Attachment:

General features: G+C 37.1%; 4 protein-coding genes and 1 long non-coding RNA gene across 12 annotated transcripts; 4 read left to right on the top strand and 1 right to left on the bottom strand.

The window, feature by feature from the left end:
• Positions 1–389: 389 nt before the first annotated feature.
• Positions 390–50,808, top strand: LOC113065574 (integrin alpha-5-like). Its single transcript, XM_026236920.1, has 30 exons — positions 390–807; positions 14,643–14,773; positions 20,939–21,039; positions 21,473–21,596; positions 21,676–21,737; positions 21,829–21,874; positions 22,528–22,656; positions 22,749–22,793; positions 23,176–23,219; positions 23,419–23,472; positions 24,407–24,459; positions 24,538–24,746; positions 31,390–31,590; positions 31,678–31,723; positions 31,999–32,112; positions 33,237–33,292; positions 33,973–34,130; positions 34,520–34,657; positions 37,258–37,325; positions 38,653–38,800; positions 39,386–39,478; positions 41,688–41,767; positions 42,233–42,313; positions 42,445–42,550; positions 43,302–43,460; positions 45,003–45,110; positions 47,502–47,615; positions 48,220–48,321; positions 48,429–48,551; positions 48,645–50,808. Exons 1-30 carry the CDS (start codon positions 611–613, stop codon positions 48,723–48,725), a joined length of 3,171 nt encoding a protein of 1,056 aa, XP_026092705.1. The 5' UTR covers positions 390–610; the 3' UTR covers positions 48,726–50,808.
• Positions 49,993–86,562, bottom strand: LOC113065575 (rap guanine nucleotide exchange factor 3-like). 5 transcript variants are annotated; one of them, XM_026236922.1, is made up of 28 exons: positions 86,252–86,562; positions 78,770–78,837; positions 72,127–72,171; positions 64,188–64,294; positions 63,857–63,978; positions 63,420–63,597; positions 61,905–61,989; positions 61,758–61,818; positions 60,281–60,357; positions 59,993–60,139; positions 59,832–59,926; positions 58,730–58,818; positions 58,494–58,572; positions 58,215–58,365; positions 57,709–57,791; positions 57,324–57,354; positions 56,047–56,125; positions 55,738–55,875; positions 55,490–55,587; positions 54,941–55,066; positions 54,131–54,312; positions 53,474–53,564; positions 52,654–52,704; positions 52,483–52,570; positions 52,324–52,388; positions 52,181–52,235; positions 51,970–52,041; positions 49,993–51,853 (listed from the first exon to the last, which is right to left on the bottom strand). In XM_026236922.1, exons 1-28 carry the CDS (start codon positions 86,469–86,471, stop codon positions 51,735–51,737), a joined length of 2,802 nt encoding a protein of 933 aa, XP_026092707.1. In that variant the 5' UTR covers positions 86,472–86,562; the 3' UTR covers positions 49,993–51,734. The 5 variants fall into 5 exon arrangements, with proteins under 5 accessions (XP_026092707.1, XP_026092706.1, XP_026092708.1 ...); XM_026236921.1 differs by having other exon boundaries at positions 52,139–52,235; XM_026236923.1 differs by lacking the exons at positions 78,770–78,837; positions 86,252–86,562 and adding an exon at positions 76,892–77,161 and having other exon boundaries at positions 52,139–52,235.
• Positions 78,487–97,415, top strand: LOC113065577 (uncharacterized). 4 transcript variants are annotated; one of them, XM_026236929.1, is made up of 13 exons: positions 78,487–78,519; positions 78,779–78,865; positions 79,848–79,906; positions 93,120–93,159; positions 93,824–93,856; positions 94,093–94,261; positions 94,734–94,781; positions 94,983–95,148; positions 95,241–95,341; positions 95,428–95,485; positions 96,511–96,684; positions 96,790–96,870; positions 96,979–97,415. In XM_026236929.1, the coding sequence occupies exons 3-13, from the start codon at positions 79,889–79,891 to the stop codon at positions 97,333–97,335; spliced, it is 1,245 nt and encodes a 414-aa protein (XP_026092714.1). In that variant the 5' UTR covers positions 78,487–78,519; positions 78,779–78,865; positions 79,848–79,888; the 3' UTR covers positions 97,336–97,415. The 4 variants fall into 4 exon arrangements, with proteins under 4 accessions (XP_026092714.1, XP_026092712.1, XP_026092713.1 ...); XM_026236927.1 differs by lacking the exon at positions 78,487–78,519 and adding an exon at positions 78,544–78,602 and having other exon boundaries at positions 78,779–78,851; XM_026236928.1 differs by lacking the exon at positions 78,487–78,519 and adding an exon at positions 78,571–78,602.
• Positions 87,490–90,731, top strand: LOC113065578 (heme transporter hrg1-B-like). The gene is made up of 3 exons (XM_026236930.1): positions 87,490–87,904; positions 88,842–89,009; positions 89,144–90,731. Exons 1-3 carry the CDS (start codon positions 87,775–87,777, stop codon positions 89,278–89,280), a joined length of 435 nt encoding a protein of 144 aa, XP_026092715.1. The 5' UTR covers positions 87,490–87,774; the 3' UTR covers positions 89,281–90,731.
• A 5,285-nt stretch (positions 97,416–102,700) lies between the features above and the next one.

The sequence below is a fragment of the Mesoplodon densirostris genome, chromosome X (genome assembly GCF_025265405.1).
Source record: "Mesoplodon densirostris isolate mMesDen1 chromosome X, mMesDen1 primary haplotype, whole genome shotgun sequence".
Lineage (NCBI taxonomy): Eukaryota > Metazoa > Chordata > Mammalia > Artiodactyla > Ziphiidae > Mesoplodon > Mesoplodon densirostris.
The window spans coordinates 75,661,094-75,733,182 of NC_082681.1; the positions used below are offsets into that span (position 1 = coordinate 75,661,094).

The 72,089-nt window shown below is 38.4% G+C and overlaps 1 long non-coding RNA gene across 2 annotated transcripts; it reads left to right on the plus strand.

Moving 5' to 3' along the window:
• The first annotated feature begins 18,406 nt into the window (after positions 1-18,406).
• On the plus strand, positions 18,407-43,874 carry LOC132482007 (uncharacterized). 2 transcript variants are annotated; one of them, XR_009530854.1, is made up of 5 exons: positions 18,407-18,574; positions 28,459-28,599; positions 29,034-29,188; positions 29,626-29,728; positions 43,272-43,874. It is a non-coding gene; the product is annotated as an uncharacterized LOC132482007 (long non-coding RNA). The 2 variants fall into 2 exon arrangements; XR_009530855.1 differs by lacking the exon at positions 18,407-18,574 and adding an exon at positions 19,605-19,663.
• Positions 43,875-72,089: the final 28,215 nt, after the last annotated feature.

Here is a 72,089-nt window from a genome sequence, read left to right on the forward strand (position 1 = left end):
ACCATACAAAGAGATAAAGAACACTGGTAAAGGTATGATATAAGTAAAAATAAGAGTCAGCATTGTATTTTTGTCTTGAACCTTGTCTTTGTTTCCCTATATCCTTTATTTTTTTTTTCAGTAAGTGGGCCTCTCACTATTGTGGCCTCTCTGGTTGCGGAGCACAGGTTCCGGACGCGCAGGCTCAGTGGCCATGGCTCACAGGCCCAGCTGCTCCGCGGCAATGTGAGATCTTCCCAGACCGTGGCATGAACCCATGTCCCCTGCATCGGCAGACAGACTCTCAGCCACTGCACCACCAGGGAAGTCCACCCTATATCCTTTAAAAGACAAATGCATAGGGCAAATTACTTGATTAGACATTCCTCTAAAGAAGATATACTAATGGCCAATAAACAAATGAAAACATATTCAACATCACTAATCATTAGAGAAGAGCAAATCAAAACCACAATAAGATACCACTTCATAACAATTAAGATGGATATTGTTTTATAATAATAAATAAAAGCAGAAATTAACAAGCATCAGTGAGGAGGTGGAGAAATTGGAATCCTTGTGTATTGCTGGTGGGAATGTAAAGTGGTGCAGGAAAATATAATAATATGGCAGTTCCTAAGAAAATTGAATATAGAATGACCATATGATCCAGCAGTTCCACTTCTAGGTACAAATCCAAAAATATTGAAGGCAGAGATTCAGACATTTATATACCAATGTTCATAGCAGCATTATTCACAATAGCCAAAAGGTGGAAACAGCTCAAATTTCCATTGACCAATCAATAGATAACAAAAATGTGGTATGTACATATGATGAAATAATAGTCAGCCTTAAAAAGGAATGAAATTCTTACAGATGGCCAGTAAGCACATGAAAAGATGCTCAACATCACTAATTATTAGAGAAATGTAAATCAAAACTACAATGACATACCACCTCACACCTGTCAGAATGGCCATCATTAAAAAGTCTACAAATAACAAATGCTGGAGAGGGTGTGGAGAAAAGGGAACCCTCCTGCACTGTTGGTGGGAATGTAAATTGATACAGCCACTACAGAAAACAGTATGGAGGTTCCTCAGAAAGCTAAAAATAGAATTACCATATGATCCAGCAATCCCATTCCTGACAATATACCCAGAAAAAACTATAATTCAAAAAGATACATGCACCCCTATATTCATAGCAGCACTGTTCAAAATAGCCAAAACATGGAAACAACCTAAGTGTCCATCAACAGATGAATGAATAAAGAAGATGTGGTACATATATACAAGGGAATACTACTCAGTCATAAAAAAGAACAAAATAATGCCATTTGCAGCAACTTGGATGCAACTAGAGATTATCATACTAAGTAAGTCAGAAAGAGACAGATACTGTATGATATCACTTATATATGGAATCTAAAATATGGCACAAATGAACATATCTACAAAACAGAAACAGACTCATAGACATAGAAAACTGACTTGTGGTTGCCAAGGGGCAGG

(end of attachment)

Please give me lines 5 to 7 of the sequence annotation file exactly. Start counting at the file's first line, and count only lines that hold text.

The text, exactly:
• Positions 49,993–86,562, bottom strand: LOC113065575 (rap guanine nucleotide exchange factor 3-like). 5 transcript variants are annotated; one of them, XM_026236922.1, is made up of 28 exons: positions 86,252–86,562; positions 78,770–78,837; positions 72,127–72,171; positions 64,188–64,294; positions 63,857–63,978; positions 63,420–63,597; positions 61,905–61,989; positions 61,758–61,818; positions 60,281–60,357; positions 59,993–60,139; positions 59,832–59,926; positions 58,730–58,818; positions 58,494–58,572; positions 58,215–58,365; positions 57,709–57,791; positions 57,324–57,354; positions 56,047–56,125; positions 55,738–55,875; positions 55,490–55,587; positions 54,941–55,066; positions 54,131–54,312; positions 53,474–53,564; positions 52,654–52,704; positions 52,483–52,570; positions 52,324–52,388; positions 52,181–52,235; positions 51,970–52,041; positions 49,993–51,853 (listed from the first exon to the last, which is right to left on the bottom strand). In XM_026236922.1, exons 1-28 carry the CDS (start codon positions 86,469–86,471, stop codon positions 51,735–51,737), a joined length of 2,802 nt encoding a protein of 933 aa, XP_026092707.1. In that variant the 5' UTR covers positions 86,472–86,562; the 3' UTR covers positions 49,993–51,734. The 5 variants fall into 5 exon arrangements, with proteins under 5 accessions (XP_026092707.1, XP_026092706.1, XP_026092708.1 ...); XM_026236921.1 differs by having other exon boundaries at positions 52,139–52,235; XM_026236923.1 differs by lacking the exons at positions 78,770–78,837; positions 86,252–86,562 and adding an exon at positions 76,892–77,161 and having other exon boundaries at positions 52,139–52,235.
• Positions 78,487–97,415, top strand: LOC113065577 (uncharacterized). 4 transcript variants are annotated; one of them, XM_026236929.1, is made up of 13 exons: positions 78,487–78,519; positions 78,779–78,865; positions 79,848–79,906; positions 93,120–93,159; positions 93,824–93,856; positions 94,093–94,261; positions 94,734–94,781; positions 94,983–95,148; positions 95,241–95,341; positions 95,428–95,485; positions 96,511–96,684; positions 96,790–96,870; positions 96,979–97,415. In XM_026236929.1, the coding sequence occupies exons 3-13, from the start codon at positions 79,889–79,891 to the stop codon at positions 97,333–97,335; spliced, it is 1,245 nt and encodes a 414-aa protein (XP_026092714.1). In that variant the 5' UTR covers positions 78,487–78,519; positions 78,779–78,865; positions 79,848–79,888; the 3' UTR covers positions 97,336–97,415. The 4 variants fall into 4 exon arrangements, with proteins under 4 accessions (XP_026092714.1, XP_026092712.1, XP_026092713.1 ...); XM_026236927.1 differs by lacking the exon at positions 78,487–78,519 and adding an exon at positions 78,544–78,602 and having other exon boundaries at positions 78,779–78,851; XM_026236928.1 differs by lacking the exon at positions 78,487–78,519 and adding an exon at positions 78,571–78,602.
• Positions 87,490–90,731, top strand: LOC113065578 (heme transporter hrg1-B-like). The gene is made up of 3 exons (XM_026236930.1): positions 87,490–87,904; positions 88,842–89,009; positions 89,144–90,731. Exons 1-3 carry the CDS (start codon positions 87,775–87,777, stop codon positions 89,278–89,280), a joined length of 435 nt encoding a protein of 144 aa, XP_026092715.1. The 5' UTR covers positions 87,490–87,774; the 3' UTR covers positions 89,281–90,731.